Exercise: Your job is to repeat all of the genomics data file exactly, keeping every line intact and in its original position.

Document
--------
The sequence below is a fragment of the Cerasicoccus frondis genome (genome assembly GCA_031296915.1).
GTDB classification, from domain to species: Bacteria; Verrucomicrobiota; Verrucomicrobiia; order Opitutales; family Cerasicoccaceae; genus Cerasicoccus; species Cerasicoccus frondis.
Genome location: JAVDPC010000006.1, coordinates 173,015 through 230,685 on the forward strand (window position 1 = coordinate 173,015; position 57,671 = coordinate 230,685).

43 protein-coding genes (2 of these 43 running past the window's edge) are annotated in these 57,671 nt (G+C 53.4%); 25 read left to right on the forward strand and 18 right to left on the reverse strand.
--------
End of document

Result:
The sequence below is a fragment of the Cerasicoccus frondis genome (genome assembly GCA_031296915.1).
GTDB classification, from domain to species: Bacteria; Verrucomicrobiota; Verrucomicrobiia; order Opitutales; family Cerasicoccaceae; genus Cerasicoccus; species Cerasicoccus frondis.
Genome location: JAVDPC010000006.1, coordinates 173,015 through 230,685 on the forward strand (window position 1 = coordinate 173,015; position 57,671 = coordinate 230,685).

43 protein-coding genes (2 of these 43 running past the window's edge) are annotated in these 57,671 nt (G+C 53.4%); 25 read left to right on the forward strand and 18 right to left on the reverse strand.